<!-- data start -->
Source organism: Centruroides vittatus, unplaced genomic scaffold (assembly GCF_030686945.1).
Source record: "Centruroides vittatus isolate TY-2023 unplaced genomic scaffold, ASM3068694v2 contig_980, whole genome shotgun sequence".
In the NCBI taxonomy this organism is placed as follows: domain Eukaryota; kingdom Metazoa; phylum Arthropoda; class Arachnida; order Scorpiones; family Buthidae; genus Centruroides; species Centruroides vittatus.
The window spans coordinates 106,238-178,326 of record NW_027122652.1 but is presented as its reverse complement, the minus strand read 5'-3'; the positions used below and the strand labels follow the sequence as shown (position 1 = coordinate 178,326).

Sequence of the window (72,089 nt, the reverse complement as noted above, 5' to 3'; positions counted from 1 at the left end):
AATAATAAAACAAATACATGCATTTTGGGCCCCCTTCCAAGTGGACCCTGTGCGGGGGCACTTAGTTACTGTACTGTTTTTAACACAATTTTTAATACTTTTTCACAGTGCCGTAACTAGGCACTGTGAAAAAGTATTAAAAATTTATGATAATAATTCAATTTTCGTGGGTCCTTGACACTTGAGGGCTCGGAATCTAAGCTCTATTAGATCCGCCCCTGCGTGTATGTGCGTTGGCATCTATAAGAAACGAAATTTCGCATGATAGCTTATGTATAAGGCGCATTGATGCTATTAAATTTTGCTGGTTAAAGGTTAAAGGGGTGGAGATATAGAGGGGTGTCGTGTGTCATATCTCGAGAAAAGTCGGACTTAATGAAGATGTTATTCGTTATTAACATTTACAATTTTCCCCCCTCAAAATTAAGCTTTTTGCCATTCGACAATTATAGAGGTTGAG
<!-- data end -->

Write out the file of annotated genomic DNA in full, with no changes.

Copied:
Source organism: Centruroides vittatus, unplaced genomic scaffold (assembly GCF_030686945.1).
Source record: "Centruroides vittatus isolate TY-2023 unplaced genomic scaffold, ASM3068694v2 contig_980, whole genome shotgun sequence".
In the NCBI taxonomy this organism is placed as follows: domain Eukaryota; kingdom Metazoa; phylum Arthropoda; class Arachnida; order Scorpiones; family Buthidae; genus Centruroides; species Centruroides vittatus.
The window spans coordinates 106,238-178,326 of record NW_027122652.1 but is presented as its reverse complement, the minus strand read 5'-3'; the positions used below and the strand labels follow the sequence as shown (position 1 = coordinate 178,326).

Sequence of the window (72,089 nt, the reverse complement as noted above, 5' to 3'; positions counted from 1 at the left end):
AATAATAAAACAAATACATGCATTTTGGGCCCCCTTCCAAGTGGACCCTGTGCGGGGGCACTTAGTTACTGTACTGTTTTTAACACAATTTTTAATACTTTTTCACAGTGCCGTAACTAGGCACTGTGAAAAAGTATTAAAAATTTATGATAATAATTCAATTTTCGTGGGTCCTTGACACTTGAGGGCTCGGAATCTAAGCTCTATTAGATCCGCCCCTGCGTGTATGTGCGTTGGCATCTATAAGAAACGAAATTTCGCATGATAGCTTATGTATAAGGCGCATTGATGCTATTAAATTTTGCTGGTTAAAGGTTAAAGGGGTGGAGATATAGAGGGGTGTCGTGTGTCATATCTCGAGAAAAGTCGGACTTAATGAAGATGTTATTCGTTATTAACATTTACAATTTTCCCCCCTCAAAATTAAGCTTTTTGCCATTCGACAATTATAGAGGTTGAG